There is going to be a baptizing of a little boy in my boyfriend's side of the family and I do not wish to go! There are kids everywhere and if you finally find a good behaving child to play with, one or two from the family jumps out from the nearest corner and says: "When are you going to have one? "
And the biggest part of the family knows that I'm not really that into kids, but every time I try to play or in another way interact with a kid, they go insane and thinks that now I have change my mind about things.
It is sooo frustrating and I don't think I can go through with the party because I most likely will end up tripping waiters and old ladies in order to get to the nearest room with a lock.
Sigh, the event is taking place in about twenty days, should I fake an illness or do you have some advice to me, so I can survive that day?
I know fake an illness isn't the most mature thing to do but I'm in a freaking corner and they are many against one.
I think we all have been in this situation. The thing to keep in mind is that you are not OBLIGATED to answer their prying questions. One thing I have learned is that when someone asks a question that is none of their business, the best way to reply is by turning it around on them. So when they press you with "When are you going to have a child?", instead of feeling obligated to give an answer, reply with: "Why would you like to know?" or "Why are you concerned?" Turn the tables and put THEM on the hot seat. "Is there a reason this is a concern to you?" When they stammer their reply with whatever statement they come up with, you can say, "Thank you for sharing your insights" and leave it at that. In other words, don't feel compelled to answer them. It truly IS none of their business and by turning the tables on them in a polite way, you will subtely convey that message.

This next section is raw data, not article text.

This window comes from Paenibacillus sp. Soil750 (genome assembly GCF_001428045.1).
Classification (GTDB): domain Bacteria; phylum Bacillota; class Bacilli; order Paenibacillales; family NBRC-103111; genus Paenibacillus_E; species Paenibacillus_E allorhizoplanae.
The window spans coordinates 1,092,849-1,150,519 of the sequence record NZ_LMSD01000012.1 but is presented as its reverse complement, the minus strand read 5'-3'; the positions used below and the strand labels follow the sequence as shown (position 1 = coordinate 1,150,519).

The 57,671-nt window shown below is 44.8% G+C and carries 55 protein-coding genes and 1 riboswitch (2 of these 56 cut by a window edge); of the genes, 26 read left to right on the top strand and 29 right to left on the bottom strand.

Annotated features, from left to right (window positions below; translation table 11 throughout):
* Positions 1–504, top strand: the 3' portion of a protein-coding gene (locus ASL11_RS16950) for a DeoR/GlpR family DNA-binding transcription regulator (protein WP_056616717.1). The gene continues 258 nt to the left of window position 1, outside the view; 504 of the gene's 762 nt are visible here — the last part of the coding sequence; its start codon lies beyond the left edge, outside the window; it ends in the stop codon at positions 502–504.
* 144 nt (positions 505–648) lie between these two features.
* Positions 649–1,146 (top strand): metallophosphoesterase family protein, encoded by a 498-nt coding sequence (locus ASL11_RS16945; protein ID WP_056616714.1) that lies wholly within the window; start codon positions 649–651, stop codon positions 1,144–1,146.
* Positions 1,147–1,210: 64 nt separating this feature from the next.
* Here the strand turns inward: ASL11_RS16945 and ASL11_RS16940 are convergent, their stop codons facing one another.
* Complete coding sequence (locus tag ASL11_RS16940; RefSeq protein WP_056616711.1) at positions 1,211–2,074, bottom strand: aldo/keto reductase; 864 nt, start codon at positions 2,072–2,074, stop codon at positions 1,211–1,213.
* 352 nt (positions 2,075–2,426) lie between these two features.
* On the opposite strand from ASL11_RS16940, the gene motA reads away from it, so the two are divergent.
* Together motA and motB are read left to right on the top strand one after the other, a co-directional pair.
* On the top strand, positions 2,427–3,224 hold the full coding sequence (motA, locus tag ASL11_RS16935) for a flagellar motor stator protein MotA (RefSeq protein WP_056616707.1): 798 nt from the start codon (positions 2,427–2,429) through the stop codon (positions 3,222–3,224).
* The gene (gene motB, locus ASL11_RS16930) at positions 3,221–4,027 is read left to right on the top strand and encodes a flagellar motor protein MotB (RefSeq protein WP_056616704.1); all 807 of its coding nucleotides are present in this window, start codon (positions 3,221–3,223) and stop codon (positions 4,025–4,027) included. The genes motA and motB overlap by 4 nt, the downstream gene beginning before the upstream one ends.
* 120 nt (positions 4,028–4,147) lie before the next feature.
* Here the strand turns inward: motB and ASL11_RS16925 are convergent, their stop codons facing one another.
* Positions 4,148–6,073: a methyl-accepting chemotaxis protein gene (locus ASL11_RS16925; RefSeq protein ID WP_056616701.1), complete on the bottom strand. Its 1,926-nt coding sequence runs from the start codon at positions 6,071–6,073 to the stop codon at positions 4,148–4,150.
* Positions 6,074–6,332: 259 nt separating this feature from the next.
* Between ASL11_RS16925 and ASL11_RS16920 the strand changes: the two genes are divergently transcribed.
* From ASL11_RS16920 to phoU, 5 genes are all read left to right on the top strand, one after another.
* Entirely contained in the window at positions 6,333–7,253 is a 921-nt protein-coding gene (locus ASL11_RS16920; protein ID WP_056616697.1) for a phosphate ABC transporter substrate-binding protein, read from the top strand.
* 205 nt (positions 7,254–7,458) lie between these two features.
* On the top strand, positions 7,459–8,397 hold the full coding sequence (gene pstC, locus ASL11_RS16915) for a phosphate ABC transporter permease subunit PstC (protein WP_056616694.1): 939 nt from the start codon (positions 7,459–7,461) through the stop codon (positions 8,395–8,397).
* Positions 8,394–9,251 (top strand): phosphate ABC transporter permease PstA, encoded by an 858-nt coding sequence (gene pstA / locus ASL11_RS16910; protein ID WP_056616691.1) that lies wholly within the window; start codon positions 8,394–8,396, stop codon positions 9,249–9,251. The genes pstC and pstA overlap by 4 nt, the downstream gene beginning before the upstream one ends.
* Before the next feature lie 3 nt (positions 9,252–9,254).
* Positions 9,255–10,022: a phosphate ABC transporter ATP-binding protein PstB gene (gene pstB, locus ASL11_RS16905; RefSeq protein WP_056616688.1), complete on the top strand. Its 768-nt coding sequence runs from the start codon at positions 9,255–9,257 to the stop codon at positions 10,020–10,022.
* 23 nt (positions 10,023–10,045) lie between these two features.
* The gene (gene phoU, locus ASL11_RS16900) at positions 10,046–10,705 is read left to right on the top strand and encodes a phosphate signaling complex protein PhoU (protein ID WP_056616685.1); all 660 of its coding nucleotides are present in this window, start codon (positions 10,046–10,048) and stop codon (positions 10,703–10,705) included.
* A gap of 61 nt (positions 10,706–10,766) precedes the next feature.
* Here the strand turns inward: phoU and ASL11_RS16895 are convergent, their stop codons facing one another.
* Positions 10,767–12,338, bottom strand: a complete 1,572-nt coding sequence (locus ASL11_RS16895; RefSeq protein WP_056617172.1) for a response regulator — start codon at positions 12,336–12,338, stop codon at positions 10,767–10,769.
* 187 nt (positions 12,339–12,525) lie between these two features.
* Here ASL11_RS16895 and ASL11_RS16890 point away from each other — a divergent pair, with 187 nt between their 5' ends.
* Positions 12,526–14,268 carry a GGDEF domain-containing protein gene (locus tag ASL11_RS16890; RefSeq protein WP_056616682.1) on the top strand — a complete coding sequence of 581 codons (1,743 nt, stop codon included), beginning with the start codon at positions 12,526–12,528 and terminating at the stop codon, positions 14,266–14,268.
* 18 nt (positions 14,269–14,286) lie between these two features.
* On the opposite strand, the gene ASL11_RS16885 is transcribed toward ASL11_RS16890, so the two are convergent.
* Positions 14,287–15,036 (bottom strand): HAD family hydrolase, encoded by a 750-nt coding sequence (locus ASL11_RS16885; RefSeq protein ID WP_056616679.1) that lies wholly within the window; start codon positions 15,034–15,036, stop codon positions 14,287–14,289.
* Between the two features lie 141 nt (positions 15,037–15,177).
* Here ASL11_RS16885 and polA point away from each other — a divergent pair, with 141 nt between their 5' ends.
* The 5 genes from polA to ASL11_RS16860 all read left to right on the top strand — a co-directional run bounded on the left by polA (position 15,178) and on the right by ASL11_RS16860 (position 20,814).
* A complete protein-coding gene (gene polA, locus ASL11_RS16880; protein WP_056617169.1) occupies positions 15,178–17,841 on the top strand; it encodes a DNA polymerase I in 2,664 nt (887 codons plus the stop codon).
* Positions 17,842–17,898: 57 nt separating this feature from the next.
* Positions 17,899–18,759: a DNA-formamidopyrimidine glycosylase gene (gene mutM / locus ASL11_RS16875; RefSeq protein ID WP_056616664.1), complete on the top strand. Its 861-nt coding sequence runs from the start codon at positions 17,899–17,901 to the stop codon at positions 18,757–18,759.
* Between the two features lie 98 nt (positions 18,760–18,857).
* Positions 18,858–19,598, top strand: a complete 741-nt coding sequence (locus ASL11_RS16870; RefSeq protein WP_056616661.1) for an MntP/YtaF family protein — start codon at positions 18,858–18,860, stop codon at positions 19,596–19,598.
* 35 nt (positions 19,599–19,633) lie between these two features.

In the bigger picture, the remedy to overcoming these feelings of defensiveness is to look at your childfreedom in a different light - where you are empowered by your decision and wear your childfreedom with pride. Think of it as the world's best-kept secret and think of yourself as one of the rare people who has discovered the secret. In other words, instead of thinking of your childfreedom as a negative choice that puts you on the defense, think of it as a positive choice that you are thrilled about and allow that energy to shine through in your dealings with people. When they try to make you feel badly for your choice, smile at them like the bird who ate the canary and let them wonder.